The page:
Latin America & Caribbean

Honduras protests: Military deployed after violence

A demonstrator jumps on a barricade during a protest against the government of Honduras' President Juan Orlando Hernandez, in Tegucigalpa Image copyright Reuters
Image caption Anger has been building in recent weeks over the proposed reforms

Honduras has deployed the military across the country after violent anti-government protests left two dead.

Shops were looted and government buildings attacked in the capital, Tegucigalpa. Some roads were blocked with barricades and burning tyres.

Protests against President Juan Orlando Hernández have been building in recent weeks, sparked by proposed health and education reforms.

The conservative leader is also accused of becoming increasingly authoritarian.

The president, who enjoys the staunch support of the US administration, was re-elected in 2017 after changing the constitution to stand for a second four-year term. The election was heavily criticised by opponents and international observers.

Thousands of people have fled Honduras - as well as its neighbours El Salvador and Guatemala - to the US in recent years because of violence and economic instability.

Speaking at the presidential palace after meeting senior security officials, President Hernández said the army and the military police would keep roads open and protect private property and the public.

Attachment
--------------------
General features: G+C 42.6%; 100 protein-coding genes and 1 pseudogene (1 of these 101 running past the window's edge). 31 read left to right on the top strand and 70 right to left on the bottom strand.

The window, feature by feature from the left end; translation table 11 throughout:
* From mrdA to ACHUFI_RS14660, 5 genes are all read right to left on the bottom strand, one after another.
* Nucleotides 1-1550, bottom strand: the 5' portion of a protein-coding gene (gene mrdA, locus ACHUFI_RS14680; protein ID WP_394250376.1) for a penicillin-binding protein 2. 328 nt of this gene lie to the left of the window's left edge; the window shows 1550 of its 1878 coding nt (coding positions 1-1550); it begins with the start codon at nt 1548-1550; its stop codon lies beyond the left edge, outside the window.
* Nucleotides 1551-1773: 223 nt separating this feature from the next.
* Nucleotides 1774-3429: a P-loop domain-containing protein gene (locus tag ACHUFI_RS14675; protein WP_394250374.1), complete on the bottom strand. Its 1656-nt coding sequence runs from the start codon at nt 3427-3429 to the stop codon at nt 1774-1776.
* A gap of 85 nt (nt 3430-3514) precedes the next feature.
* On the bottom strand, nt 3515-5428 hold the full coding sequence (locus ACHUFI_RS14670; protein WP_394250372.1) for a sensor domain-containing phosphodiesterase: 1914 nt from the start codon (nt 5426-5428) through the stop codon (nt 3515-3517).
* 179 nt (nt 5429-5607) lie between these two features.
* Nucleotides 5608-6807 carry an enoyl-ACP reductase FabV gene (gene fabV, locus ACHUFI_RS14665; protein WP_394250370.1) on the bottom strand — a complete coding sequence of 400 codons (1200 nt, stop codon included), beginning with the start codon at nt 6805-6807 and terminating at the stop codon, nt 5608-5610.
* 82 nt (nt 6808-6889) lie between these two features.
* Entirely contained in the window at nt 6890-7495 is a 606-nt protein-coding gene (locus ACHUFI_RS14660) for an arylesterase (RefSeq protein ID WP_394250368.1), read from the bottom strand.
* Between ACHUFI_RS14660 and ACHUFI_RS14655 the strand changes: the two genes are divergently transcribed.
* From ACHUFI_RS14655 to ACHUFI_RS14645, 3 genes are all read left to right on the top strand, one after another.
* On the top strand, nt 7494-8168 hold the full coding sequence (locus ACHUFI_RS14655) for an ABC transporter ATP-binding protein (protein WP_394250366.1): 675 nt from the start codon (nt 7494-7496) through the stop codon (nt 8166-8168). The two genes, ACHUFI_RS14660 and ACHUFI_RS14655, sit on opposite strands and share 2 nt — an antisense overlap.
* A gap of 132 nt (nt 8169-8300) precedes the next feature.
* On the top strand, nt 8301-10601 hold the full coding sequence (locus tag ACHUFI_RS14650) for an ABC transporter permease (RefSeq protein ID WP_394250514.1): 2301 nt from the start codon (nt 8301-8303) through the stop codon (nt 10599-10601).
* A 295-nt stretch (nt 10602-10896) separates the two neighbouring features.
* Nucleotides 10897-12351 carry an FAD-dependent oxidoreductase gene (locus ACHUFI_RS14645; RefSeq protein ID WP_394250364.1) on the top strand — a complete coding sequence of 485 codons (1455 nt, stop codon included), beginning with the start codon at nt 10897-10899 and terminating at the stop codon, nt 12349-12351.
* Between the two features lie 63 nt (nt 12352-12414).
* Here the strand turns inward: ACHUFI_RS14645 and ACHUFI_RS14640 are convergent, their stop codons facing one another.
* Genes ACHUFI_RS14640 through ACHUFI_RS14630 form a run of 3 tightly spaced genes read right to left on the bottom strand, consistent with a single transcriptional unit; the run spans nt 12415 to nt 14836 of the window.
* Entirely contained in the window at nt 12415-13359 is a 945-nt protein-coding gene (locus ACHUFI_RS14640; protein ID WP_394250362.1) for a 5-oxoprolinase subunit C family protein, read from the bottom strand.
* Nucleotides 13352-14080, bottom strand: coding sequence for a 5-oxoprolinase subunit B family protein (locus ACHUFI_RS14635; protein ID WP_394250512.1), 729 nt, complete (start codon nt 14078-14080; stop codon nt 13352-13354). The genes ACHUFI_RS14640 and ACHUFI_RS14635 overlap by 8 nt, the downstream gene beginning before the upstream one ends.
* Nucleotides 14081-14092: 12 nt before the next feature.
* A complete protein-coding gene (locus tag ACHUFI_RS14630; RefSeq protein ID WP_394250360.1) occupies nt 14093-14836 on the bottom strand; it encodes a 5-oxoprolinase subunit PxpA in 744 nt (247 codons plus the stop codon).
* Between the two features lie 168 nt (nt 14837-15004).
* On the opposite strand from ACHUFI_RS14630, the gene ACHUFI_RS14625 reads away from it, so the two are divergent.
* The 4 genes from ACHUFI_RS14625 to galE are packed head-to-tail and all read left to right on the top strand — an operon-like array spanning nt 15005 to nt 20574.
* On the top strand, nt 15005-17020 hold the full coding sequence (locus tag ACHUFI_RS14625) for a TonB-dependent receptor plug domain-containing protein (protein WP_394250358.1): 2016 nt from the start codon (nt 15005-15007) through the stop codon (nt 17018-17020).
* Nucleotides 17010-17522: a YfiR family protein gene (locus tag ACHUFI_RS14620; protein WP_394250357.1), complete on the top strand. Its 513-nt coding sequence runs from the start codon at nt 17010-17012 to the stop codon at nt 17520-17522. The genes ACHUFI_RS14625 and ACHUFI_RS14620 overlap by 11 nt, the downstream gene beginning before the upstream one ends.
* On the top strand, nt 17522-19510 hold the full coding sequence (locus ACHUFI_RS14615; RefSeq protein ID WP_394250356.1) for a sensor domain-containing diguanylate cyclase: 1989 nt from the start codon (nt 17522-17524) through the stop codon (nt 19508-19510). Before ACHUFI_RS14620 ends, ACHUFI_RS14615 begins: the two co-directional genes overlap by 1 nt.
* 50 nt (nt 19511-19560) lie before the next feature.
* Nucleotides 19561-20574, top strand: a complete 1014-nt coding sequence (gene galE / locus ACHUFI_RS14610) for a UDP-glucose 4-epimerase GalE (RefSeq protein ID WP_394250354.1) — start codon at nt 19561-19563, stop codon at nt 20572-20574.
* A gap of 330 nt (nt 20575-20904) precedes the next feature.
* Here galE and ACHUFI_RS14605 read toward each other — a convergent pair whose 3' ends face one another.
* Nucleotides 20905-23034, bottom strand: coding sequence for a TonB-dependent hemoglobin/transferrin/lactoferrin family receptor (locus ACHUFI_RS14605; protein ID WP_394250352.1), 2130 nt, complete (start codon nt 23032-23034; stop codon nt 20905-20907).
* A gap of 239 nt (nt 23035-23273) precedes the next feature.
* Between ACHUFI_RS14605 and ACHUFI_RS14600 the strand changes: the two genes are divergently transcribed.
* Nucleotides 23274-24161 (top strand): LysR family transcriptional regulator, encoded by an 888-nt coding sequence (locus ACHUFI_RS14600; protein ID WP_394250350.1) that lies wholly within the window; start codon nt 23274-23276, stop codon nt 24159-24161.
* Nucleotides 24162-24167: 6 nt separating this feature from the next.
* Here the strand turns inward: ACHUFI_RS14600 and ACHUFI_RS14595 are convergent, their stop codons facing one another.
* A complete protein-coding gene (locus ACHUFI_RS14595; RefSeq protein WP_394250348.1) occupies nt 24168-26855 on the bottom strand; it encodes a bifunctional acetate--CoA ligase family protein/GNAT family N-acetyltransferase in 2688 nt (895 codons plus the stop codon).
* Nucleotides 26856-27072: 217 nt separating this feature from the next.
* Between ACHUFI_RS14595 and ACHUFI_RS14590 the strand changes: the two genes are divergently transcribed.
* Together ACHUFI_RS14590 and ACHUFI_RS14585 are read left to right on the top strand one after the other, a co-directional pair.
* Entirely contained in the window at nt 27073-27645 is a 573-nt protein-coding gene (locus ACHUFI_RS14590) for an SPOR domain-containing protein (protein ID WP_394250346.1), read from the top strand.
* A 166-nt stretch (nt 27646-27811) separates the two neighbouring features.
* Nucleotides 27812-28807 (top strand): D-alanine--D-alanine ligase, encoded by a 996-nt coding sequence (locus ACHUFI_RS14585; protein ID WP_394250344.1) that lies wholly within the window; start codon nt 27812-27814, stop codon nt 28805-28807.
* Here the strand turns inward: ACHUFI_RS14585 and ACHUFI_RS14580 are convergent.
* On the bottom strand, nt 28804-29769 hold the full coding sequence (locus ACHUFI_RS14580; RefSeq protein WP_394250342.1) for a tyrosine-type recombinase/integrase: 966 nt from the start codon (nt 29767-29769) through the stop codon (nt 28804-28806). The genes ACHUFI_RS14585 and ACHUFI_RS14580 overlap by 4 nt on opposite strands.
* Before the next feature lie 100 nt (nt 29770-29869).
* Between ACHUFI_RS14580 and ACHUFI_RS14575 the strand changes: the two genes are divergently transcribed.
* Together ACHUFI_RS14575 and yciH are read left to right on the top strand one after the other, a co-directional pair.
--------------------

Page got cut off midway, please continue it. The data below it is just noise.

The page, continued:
At least 17 people suffered bullet wounds as a result of violence, and two of them died at the HEU university hospital in Tegucigalpa, according to a hospital spokeswoman.

Several people have been detained, Efe news agency reports.

Image copyright AFP
Image caption Soldiers have been deployed across the country as the unrest continues

There was widespread unrest on Wednesday evening, after members of a riot police force withdrew to their quarters to pressure the government for improved benefits.

Protests continued on Thursday even after the announcement of a deal between the government and truck drivers, whose strikes in pursuit of higher rates for moving freight had affected fuel distribution.

Anger has been building in recent weeks over proposals to restructure the ministries of education and health. Opponents say that the changes are the first step towards the privatisation of education and health services.

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Media captionIn April, police fired tear gas at protesters, who threw rocks and fire bombs

The government denies that the reform will lead to privatisation and layoffs, and says the changes will provide savings of more than $300m (£231m) which will be invested in primary education, the construction of two hospitals and the improvement of neonatal care.

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